With our research arm Rethink TV recently publishing a prosperous esports forecast (see separate story in this issue), a niche piece of recent M&A activity caught our eye as one particular potential cash cow within the wider emerging esports scene.
Esports technology start-up Cyberanking has been bought for a modest sum of $1.5 million by a company called Graph Blockchain, after contracting consulting firm Esports Capital to identify acquisition opportunities in esports and gaming verticals. Eventually settling on technology coined a gamified learning management system (LMS), Cyberanking’s platform aims to improve skills within esports with a focus on mental and physical health. Stay with us; we know the term blockchain might send some readers running for the hills but with a projected market value tacked to esports exceeding $5 billion by 2024, any emerging enabling technology is worth investigating.
Cyberanking’s core LMS technology is designed to ensure peak performance of esports players, comparing the critical nature of skills-based mental and physical health programs to actual sports. The platform works by delivering content which is dynamically tailored and organized in content with a focus on training and wellness relevant to esports. For Graph Blockchain, the acquisition provides it with an alternative revenue stream while also saying its own blockchain capabilities will enhance the Cyberanking LMS by addressing the need for data integrity, for example players’ personal data, rankings and scores.
This gamified LMS technology will benefit from Graph Blockchain’s private blockchain business intelligence and data management services, positioning itself as a pure play in the graph database technology space. The company says its proprietary integration of the AgensGraph Database engine with Hyperledger Fabric creates a transparent ledger with near real-time transactional data processing and intuitive data visualization – securing multiple prototype development contracts with multi-national conglomerates.
Central to the deal is newly appointed COO Adam Morrison, who has garnered a reputation in esports circles having been behind the construction of Las Vegas’ first purpose-built esports arena and studio, as well as producing a number of esports tournaments, and he has also designed several digital software assets.
“There are not many public company officers with the depth of esports and gaming experience that Adam brings to the role. His knowledge and contacts will no doubt prove to be invaluable as we build out this new and exciting division,” said Graph Blockchain CEO Jeff Stevens.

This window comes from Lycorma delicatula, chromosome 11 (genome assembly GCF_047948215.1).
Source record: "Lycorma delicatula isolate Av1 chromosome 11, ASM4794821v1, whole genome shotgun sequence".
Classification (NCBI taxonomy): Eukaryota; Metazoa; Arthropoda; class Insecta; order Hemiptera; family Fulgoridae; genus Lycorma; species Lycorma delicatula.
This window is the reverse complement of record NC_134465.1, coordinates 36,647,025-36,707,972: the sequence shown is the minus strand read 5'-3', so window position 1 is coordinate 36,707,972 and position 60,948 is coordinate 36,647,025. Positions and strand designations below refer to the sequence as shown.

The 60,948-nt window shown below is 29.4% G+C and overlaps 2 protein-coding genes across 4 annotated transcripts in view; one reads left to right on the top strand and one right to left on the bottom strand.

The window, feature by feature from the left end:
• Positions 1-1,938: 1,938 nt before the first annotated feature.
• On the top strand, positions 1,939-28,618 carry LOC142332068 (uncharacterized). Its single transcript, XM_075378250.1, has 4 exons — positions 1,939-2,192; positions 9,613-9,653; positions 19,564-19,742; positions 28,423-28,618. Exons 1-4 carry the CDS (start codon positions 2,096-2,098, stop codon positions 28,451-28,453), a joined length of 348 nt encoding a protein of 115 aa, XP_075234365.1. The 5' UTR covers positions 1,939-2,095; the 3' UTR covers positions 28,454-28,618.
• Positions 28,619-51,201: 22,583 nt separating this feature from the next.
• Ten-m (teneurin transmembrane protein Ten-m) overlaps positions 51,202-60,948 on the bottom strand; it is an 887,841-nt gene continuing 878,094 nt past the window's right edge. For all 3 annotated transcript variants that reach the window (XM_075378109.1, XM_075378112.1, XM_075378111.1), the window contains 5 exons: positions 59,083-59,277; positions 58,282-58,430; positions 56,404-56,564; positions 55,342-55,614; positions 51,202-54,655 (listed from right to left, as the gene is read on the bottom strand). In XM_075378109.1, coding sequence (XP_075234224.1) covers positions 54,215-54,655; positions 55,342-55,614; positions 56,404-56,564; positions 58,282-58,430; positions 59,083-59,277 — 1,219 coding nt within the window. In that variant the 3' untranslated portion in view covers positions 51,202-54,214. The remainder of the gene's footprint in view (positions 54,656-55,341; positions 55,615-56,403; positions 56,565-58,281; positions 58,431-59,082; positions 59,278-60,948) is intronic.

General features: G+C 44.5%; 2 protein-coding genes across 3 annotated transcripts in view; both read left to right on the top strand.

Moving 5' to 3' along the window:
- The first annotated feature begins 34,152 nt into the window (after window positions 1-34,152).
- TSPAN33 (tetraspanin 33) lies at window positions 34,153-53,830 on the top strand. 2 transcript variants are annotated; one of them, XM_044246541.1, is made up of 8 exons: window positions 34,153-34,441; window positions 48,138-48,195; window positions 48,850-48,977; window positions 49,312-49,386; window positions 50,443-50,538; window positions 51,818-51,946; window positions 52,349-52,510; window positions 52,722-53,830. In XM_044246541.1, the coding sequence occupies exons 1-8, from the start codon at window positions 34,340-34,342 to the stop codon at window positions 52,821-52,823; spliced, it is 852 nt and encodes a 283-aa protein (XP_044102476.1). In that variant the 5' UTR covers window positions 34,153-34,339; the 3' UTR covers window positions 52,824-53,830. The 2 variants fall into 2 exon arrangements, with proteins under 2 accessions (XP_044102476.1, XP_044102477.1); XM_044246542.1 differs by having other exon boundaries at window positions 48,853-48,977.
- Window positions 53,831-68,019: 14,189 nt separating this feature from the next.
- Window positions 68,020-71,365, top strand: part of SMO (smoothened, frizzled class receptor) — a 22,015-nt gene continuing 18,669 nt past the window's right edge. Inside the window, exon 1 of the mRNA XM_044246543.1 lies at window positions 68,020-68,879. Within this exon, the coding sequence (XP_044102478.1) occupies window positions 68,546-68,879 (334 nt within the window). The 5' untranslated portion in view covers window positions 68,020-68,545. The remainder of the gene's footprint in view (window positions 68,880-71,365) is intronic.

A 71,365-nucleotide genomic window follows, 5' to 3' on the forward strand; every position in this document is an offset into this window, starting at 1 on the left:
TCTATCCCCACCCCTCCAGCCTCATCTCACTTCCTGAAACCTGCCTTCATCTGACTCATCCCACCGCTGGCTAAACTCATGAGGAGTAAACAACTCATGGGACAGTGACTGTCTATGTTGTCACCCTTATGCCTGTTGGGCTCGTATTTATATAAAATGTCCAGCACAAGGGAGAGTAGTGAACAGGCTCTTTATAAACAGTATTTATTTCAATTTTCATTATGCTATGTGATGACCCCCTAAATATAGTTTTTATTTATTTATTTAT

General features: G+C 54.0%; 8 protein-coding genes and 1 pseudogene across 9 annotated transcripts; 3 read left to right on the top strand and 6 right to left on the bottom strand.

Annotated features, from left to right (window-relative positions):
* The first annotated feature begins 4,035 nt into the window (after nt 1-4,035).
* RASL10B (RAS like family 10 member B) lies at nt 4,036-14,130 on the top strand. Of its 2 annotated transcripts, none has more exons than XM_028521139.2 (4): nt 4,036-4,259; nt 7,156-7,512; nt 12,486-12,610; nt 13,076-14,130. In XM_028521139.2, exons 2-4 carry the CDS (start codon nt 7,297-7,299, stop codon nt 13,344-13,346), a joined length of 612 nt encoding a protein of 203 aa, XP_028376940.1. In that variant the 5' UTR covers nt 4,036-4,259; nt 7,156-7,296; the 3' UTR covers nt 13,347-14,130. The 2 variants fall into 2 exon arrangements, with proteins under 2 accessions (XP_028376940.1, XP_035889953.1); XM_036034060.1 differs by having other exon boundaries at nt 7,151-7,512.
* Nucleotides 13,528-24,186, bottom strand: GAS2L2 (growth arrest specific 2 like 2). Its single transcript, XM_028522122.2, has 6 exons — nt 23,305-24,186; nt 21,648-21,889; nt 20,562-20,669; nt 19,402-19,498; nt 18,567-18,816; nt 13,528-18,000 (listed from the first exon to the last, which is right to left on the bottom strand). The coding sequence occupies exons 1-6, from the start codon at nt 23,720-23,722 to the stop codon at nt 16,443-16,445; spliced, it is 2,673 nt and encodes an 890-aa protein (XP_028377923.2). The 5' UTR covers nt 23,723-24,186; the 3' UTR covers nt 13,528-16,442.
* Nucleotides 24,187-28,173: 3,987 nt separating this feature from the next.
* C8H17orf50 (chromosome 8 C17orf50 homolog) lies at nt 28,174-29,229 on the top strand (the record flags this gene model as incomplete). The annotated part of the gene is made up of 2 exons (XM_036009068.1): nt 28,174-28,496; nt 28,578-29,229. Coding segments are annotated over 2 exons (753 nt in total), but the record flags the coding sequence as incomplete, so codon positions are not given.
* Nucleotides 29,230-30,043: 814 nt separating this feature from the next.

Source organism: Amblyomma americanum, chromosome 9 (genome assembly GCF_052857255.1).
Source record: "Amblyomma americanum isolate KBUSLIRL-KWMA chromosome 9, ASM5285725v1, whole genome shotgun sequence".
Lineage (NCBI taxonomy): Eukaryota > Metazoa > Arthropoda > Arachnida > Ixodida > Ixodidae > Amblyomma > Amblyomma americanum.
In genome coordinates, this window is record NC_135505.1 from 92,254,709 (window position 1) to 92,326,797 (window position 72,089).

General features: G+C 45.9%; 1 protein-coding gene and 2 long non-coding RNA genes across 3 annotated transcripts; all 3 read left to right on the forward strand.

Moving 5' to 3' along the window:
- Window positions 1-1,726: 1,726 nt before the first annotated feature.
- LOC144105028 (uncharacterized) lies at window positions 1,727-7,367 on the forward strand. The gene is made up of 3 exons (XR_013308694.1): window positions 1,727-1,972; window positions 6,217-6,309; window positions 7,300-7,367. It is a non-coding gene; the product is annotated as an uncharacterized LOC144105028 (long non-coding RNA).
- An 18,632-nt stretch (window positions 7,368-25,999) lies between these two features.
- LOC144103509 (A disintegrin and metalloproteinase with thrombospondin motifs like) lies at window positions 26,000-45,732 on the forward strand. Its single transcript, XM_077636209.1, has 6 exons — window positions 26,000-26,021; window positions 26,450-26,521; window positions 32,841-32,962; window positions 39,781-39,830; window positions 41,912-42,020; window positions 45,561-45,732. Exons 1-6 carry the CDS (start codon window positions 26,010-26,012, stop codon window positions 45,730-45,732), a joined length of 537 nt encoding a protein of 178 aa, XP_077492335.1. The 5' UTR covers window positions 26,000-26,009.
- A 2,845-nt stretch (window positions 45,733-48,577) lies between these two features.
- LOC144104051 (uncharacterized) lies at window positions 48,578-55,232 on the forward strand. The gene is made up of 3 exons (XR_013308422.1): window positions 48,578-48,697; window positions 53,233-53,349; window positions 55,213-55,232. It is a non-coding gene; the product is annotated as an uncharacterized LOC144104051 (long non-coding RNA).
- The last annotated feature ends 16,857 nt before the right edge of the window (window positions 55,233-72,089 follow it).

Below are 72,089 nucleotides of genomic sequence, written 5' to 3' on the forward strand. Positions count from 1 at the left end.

While generally associated more with cryptocurrency, we have seen blockchain emerging in the Faultline ecosystem within broadcast initiatives, most notably with Comcast’s Blockgraph platform.
Indeed, Comcast recently invested in a number of esports start-ups, one similar to Cyberanking called Pivan Interactive which offers an AI-based tool called Uncanny, designed to train budding esports players. Users (or athletes as the company calls them) can upload content of themselves gaming, citing global phenomenon Fortnite as the title where training commences, which Uncanny analyzes and churns out stats and analysis – claiming to not only establish why a user is playing a certain way but can identify areas for improvement compared to the best players in the game. Pivan has certainly carved itself a niche in a market of hundreds of millions of users – with Fortnite alone recently exceeding 250 million registered users.
We have also seen blockchain-based trials to identify and confirm whether online adverts have been opened and viewed. The expansion of blockchain is restricted however by the nature of networks, as non-cryptocurrency networks offer zero financial reward for sealing blocks, and therefore little motivation to provide compute resources to combat a bad actor.
Elsewhere, a couple of weeks ago, analytics vendor StreamMetrics claimed to have launched the world’s first audience measurement product dedicated to esports streaming. This integrates proprietary data from monthly market surveys with network and API data from social media platforms, incorporating metrics including age, gender, location, device type, and even income and ethnicity across massive audiences.
The underlying message here is that the esports opportunity is only just beginning.